The Securities and Exchange Commission last week sent a letter to Rep. John D. Dingell explaining that municipal bonds backed by Executive Life Insurance Co. guaranteed investment contracts essentially slipped through a regulatory crack.
If anyone could have informed investors of the crucial relationship between junk bonds and municipal GICs, the letter stated, it was Standard & Poor's Corp., which rated the nine taxable issues AAA until January 1990.
Responding to a June inquiry from the Michigan Democrat, Richard C. Breeden, chairman of the SEC, said information was available to investors regarding both the junk-bond investment practices of Executive Life and the intent of issuers to invest with Executive Life, but that a connection between the two events was not made.
In a March 1986 SEC filing, parent company First Executive said it was "investing a substantial portion of its assets" in corporate junk. And in the offering statements of the taxable GIC-backed issues, it was clear Executive Life would receive the bond proceeds. "Moneys-...shall be invested to the fullest extent possible in the investment agreement," Mr. Breeden's letter quoted.
At the same time, Mr. Breeden dismissed Rep. Dingell's earlier implications that the SEC should have caught the problem before it blossomed into a $1.93 billion default and the largest life insurance conservatorship in history. Rep. Dingell is chairman of the House Energy and Commerce Committee.
"No connectiion was made in [an] official statement between the disclosed intent to invest the proceeds with Executive Life and First Executive's policies of investing in high-yield securities," Mr. Breeden's letter says. "Had the offering documents for the [GIC-backed] municipal securities been subject to commission review at the time of issuance, this circumstance may have been explored.
"It is doubtful," the letter continues, "that S&P, in awarding its AAA rating ... was unaware of First Executive's investments in high-yield securities, and it appears that purchasers of the municipal securities relied heavily on these ratings in making their investment decisions."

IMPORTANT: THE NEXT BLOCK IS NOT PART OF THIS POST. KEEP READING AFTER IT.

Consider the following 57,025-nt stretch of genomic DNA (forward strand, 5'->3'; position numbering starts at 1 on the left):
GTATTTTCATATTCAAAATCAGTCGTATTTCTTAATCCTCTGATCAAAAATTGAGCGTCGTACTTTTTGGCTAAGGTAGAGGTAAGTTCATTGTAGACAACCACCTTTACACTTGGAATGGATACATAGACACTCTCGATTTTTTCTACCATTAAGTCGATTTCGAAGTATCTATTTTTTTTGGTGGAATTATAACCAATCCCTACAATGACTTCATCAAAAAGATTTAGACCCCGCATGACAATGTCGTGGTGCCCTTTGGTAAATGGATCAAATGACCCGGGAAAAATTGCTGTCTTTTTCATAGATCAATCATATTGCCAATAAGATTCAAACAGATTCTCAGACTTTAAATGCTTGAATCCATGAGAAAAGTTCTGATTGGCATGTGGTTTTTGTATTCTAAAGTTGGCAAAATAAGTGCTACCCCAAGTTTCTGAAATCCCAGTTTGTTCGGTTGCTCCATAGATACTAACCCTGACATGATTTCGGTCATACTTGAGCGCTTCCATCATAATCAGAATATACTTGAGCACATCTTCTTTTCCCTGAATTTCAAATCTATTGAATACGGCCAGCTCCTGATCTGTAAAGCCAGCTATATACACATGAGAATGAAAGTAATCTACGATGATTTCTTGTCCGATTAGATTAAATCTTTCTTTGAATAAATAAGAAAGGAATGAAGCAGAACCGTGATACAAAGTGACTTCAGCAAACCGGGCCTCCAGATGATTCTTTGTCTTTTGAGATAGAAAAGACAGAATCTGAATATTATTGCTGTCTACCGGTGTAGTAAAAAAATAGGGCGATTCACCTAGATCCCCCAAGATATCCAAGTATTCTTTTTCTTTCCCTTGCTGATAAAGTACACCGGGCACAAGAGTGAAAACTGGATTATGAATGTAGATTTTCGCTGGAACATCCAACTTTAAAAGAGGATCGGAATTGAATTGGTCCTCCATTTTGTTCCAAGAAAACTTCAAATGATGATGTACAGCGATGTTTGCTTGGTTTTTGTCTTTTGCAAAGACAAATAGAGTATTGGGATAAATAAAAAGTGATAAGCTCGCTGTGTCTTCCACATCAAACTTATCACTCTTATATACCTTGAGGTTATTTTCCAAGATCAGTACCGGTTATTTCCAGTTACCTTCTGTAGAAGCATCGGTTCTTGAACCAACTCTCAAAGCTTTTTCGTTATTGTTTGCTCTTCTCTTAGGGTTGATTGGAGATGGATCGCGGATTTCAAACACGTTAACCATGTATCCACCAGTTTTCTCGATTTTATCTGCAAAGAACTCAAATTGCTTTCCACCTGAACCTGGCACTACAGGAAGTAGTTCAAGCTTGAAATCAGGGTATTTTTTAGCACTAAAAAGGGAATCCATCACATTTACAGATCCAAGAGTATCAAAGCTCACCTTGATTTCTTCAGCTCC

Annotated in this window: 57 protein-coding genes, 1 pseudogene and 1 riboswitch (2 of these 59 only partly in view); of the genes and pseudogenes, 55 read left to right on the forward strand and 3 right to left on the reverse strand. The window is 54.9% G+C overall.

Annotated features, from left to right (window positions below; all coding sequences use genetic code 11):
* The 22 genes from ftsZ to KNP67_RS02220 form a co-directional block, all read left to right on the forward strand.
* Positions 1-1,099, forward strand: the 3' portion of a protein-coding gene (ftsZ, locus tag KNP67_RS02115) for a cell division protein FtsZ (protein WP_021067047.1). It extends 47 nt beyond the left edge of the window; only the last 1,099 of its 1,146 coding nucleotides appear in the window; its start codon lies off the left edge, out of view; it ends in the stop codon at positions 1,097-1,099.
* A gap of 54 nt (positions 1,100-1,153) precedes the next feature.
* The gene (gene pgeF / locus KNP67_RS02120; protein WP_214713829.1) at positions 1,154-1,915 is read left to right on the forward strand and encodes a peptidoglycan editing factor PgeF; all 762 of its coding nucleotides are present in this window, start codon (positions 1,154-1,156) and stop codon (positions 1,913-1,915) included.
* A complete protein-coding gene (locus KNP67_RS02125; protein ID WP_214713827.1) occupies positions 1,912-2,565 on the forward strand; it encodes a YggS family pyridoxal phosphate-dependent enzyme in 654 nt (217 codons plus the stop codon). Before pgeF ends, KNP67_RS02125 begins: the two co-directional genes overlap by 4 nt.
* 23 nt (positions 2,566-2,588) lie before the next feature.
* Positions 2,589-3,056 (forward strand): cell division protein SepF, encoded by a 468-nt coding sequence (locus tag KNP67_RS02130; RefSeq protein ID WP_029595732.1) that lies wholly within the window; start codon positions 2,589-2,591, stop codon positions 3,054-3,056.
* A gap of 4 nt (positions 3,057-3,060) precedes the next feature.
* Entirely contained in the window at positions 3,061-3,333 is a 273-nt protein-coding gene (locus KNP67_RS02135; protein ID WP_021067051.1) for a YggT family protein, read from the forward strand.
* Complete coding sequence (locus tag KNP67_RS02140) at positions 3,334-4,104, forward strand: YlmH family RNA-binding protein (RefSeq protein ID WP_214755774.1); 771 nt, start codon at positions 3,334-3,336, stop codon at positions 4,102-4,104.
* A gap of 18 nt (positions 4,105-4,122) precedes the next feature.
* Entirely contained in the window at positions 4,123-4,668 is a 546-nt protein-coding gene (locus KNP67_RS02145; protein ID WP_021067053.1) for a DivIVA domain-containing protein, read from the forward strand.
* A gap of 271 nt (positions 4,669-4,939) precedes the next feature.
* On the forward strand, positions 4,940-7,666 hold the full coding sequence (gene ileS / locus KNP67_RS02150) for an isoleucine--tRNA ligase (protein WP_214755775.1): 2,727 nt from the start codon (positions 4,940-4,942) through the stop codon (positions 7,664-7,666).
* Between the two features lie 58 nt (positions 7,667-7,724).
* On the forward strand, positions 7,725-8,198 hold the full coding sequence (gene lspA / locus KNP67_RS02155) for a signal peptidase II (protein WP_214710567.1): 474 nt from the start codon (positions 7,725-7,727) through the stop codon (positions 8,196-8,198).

The SEC, on the other hand, has had ample opportunities to oversee GICs if it so wished. But the agency issued several letters in the mid-1980s in connection withu GIC-backed municipal bond deals saying it would not take enforcement action if the bonds were not registered with the agency.
All told, there are 16 municipal issues with Executive Life GICs -- nine taxable deals sold in 1986, six tax-exempt issues sold in 1989, and one tax-exempt deal sold in 1985.
The 1986 bonds include: a $400 million Memphis Health, Education & Housing Facility Board offering; a $300 million multifamily housing issue sold by the Adams County, Colo., Industrial Development Authority; a $300 million Southeast Texas Housing Finance Corp. issue; a $200 million El Paso Housing Finance Corp. issue; two $150 million Louisiana Agricultural Finance Authority offerings; a $150 million Louisiana Housing Finance Authority issue; and two Nebraska Investment Finance Authority deals, each $100 million.
The six 1989 deals are two St. Paul, Minn., Housing and Redevelopment Authority multifamily housing revenue bonds insured by the Federal Housing Administration, together totaling $11.28 million; a 1989 $7.63 million Tucson, Ariz., multihousing, variable-rate issue, also insured by the FHA; and three small California issues sold by Simi Valley, Whittier, and Temecula Valley Unified School District, totaling $47.41 million.
The 1985 deal, originally insured by Bond Investors Guaranty, is an $11.9 million borrowing by Eureka, Mo., Municipal Bond Investors Assurance Corp. now guarantees the issue.